The Air One eVTOL just completed its first test flight

Published on Jul 14, 2022 at 12:08 PM (UTC+4)
by Patrick Jackson

Last updated on Jul 14, 2022 at 12:08 PM (UTC+4)
Edited by Kate Bain

The Air One eVTOL just completed its first test flight

Israeli company Air has revealed footage of its first vehicle, the Air One eVTOL, completing a successful hover test.

There’s a big push towards eVTOLs (electric vertical take-off and landing vehicles) for short-distance urban travel.

This successful test flight is another sign that the concept of flying around the city might not be as far-fetched as it seems.

READ MORE: This is the Terrafugia flying car that can take off and land vertically

The successful test flight took place on June 21, but the company is only just sharing the footage now.

A full-scale prototype model was used, weighing in at 868kg (1914lb).

Although it was on a safety tether, it lifted off the ground and remained stable in the air.

It’s still a fair way off being fully flight-tested and certified, but it does make the company’s 2024 target for certification and deliveries seem plausible.

Priced from $150,000, the Air One is a multicopter that seats two under a big panoramic glass roof.


But with a payload of just 200kg (441lbs), it does limit it to two smaller people if you plan on bringing luggage with you.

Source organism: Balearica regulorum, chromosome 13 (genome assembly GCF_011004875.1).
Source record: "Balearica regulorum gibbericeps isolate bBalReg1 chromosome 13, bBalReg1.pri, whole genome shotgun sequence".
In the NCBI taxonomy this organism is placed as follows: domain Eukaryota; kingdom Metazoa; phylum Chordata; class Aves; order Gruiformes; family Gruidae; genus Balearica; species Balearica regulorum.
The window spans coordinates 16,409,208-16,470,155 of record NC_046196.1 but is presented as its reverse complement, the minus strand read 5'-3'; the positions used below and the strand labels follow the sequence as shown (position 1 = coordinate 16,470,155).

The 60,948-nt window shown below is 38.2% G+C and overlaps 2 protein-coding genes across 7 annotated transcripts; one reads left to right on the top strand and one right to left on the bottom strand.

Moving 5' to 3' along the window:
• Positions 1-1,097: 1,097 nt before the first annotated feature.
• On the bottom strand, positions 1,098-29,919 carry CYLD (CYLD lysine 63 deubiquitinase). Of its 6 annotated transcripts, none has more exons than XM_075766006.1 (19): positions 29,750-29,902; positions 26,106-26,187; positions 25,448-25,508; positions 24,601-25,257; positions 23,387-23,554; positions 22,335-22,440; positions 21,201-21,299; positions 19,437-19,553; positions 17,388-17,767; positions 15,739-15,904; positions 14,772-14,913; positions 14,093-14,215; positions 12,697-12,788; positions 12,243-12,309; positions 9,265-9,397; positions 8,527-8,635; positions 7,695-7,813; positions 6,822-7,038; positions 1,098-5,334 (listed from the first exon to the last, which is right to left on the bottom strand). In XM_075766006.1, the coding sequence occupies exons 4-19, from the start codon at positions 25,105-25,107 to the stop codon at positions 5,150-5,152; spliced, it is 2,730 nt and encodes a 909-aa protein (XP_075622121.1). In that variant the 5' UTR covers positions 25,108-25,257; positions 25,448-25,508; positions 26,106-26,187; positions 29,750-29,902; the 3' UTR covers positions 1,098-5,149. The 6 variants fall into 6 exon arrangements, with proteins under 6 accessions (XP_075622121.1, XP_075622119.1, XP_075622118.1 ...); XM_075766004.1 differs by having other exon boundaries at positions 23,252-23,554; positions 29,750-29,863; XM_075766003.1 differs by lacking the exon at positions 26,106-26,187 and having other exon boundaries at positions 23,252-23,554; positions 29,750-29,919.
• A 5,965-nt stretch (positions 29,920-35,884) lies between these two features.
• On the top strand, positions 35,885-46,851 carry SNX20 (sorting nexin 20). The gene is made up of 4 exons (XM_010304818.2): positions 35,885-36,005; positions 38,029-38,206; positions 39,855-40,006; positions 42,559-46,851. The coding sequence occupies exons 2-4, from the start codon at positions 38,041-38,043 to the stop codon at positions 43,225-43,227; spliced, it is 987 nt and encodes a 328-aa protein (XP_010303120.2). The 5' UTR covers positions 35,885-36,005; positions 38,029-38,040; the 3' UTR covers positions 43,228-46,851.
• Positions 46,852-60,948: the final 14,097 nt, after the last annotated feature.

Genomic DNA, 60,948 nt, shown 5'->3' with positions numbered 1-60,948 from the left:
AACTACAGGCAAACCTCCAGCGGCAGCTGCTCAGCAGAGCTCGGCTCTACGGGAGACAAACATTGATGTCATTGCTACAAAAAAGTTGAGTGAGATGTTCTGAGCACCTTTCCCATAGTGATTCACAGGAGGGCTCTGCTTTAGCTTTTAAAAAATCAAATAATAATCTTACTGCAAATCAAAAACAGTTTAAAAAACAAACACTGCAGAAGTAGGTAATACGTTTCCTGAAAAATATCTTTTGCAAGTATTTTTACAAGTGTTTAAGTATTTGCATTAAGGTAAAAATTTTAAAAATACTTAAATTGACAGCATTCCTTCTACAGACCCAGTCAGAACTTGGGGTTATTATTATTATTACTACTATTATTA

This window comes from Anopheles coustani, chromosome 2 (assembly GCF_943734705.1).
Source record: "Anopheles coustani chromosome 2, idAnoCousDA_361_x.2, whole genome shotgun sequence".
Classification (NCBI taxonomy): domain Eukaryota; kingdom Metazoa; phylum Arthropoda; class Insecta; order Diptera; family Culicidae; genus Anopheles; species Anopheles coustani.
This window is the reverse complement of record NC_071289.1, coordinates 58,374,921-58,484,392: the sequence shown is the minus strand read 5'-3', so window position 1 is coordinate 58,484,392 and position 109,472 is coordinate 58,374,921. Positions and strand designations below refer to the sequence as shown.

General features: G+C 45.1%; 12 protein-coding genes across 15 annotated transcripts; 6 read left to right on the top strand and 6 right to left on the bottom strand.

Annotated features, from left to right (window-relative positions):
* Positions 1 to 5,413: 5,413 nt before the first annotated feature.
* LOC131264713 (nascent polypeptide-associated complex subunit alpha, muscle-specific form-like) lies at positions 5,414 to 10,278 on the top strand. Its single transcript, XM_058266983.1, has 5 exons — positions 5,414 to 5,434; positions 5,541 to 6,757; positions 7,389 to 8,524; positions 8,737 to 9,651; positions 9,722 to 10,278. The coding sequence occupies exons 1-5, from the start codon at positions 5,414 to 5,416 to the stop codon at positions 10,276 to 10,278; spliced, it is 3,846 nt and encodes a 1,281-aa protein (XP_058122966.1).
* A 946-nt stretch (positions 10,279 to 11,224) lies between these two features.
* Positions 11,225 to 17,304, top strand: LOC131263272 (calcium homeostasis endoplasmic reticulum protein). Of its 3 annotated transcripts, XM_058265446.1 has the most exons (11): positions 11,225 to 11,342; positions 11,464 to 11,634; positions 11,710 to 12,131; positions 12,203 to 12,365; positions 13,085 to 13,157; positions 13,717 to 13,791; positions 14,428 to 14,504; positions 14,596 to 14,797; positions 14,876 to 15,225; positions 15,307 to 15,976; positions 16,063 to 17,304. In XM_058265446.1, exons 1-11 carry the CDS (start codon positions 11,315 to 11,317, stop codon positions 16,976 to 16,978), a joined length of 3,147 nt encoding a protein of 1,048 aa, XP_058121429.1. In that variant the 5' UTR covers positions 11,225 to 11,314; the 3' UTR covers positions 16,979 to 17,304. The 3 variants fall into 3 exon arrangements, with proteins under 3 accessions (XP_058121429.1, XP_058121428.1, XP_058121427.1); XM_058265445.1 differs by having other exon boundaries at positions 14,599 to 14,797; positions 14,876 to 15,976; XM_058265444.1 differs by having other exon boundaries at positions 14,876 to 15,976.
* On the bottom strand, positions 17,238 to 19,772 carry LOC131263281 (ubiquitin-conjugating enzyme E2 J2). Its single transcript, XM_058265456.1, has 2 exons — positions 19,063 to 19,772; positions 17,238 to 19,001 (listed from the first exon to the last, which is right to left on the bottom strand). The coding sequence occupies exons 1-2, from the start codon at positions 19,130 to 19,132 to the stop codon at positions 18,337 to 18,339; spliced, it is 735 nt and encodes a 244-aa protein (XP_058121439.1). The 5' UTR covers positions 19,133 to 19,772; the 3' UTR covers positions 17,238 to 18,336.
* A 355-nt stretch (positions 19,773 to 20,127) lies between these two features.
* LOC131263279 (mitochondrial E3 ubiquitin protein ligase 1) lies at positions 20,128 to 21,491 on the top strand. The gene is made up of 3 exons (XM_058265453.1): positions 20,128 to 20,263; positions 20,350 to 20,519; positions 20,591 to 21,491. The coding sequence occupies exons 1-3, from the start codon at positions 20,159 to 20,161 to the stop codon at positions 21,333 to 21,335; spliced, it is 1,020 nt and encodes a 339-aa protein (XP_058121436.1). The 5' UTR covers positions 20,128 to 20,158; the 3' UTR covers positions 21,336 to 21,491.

Its eight electric motors give it 771hp (575kW).

That’s enough to get it up to speeds of 250km/h (150mph), although its typical cruise speed is 161km/h (100mph).

Its propellors can also be folded in so it can fit in a standard garage.

The company claims it offers range of up to 177km (110 miles) with a maximum flight time of one hour.

The Air One isn’t the only VTOL vehicle we’ve seen being tested with success lately. spoke with JetPack Aviation about its Speeder flying motorcycle.

The company told us its jet-powered flying bike was at a similar stage of testing, with Prototype 2.0 also completing tethered hover tests.


# Tags - Cars, EV, Lifestyle


Patrick Jackson

A car zealot from a young age, Patrick has put his childhood spent obsessing over motoring magazines and TV shows to good use over the past six years as a journalist. Fuelled by premium octane coffee, he’s contributed to Finder, DriveTribe, WhichCar, Vehicle History and Drive Section.